President Obama won' t support an annual limit on deductions, including those for charitable giving, as the White House issued an estimate that such a break would cost charities at least $10-billion a year.
That will come as a relief to nonprofit leaders who say such limits are essentially the same as ending charitable deductions.
Advocates of a cap have said that it could raise $1-trillion over 10 years, the same sum that would come from allowing Bush-era tax cuts to expire, as the Obama administration seeks. The Bush cuts mainly lowered the rates for wealthy people, so letting them expire would mainly hit America's affluent.
The idea of an annual cap on deductions of $25,000 was proposed by Republican Mitt Romney during his failed bid for president. The idea has gained some traction during discussions to avert the massive spending cuts and tax increases scheduled to go into effect on January 2.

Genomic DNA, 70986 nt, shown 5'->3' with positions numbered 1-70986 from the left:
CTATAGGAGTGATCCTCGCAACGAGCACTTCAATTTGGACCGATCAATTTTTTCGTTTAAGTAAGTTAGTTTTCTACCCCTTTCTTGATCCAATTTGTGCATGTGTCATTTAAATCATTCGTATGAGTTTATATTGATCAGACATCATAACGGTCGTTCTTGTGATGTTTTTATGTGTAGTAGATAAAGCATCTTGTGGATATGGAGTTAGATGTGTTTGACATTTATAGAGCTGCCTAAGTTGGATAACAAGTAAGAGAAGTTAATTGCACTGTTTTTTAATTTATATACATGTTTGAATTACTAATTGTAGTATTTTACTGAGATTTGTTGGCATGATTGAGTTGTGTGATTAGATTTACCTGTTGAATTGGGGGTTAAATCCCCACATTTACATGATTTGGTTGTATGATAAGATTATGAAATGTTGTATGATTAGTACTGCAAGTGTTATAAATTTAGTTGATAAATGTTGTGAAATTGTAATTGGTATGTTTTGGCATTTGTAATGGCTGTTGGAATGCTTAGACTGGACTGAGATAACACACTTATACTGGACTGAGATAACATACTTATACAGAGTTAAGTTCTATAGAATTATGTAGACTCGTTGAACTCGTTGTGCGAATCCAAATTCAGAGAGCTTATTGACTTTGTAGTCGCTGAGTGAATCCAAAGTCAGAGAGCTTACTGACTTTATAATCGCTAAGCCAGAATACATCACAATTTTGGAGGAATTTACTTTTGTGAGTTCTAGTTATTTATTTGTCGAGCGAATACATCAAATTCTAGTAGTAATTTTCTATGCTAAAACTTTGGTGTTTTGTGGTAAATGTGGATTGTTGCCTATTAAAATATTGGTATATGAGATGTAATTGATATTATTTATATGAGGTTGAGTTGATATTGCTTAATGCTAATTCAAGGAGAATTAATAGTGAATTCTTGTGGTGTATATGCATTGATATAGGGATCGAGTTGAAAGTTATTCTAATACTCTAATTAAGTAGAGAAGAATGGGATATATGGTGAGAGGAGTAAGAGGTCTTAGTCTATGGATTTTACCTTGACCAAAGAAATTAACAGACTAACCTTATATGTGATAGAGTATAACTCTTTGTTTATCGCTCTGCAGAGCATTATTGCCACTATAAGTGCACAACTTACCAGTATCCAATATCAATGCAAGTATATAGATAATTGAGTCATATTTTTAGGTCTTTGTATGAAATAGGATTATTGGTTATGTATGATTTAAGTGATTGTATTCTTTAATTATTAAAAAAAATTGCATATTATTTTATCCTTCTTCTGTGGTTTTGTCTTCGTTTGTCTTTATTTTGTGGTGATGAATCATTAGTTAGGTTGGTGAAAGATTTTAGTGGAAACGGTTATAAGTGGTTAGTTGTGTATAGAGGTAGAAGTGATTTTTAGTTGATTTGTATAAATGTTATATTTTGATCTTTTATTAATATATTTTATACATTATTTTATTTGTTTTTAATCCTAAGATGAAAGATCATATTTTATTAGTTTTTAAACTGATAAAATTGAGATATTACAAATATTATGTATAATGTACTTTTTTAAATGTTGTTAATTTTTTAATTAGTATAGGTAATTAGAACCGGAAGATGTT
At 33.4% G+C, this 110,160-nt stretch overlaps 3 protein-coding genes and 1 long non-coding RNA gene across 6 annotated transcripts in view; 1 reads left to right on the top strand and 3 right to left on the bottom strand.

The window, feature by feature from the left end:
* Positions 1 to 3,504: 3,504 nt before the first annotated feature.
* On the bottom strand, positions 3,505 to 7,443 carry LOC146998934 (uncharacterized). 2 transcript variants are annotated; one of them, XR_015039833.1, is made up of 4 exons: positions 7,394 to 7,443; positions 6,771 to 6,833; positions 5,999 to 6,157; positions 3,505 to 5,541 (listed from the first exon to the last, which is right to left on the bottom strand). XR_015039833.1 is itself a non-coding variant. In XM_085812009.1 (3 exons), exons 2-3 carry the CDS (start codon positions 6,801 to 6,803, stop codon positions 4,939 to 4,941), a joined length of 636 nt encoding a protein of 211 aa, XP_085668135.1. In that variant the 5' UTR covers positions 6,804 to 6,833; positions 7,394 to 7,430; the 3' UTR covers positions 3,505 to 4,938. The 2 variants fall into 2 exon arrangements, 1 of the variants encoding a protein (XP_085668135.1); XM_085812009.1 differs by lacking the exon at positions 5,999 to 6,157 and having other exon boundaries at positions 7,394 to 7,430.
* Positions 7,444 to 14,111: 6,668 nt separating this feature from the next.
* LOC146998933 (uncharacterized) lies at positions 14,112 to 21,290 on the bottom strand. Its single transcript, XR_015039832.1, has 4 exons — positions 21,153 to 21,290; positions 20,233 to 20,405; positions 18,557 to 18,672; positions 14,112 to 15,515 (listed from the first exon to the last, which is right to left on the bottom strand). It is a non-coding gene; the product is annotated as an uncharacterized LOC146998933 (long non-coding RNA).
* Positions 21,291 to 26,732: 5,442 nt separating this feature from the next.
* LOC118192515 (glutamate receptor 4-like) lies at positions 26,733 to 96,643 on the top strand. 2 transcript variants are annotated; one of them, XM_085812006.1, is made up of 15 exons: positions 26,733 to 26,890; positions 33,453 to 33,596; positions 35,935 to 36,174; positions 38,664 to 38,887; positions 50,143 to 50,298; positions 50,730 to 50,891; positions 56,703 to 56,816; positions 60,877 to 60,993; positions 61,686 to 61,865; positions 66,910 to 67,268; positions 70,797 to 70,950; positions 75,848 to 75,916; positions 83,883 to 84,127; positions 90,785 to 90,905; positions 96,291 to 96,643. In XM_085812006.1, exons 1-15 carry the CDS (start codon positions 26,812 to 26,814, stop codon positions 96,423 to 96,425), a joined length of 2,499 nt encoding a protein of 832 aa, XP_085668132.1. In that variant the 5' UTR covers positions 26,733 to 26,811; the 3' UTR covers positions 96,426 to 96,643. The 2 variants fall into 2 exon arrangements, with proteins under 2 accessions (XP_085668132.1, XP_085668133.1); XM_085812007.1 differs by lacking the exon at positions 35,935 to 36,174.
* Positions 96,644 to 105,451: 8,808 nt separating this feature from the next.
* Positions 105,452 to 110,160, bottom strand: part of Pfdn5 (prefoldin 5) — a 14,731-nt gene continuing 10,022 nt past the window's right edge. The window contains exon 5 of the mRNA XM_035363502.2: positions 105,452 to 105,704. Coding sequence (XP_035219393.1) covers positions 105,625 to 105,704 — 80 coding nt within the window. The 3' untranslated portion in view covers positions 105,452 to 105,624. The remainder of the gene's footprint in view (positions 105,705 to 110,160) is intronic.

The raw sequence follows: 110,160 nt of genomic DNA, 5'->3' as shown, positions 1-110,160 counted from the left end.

Support doesn't just come from Republicans. The Committee for a Responsible Federal Budget has advocated for the $25,000 cap as one way to avoid tax-rate increases that would still raise revenue predominantly from higher-income individuals.
“Capping these deductions at a dollar amount, for example $25,000, would in itself be progressive, given that two-thirds of taxpayers don’t rely on itemized deductions and only 11-percent have deductions as high as $25,000,” states a November 15 report by the committee’s president, Maya MacGuineas.
But nonprofit leaders say that taxpayers who do itemize would hit the cap by first applying other deductions, including one for mortgage payments. Once the cap is met, they argue, taxpayers would have far less incentive to give to charities.
"Plausible tax expenditure limitations that protect middle-class families, and incentives to give to charity would raise far less revenue from the well off than is needed for a major budget agreement," the White House blog says.
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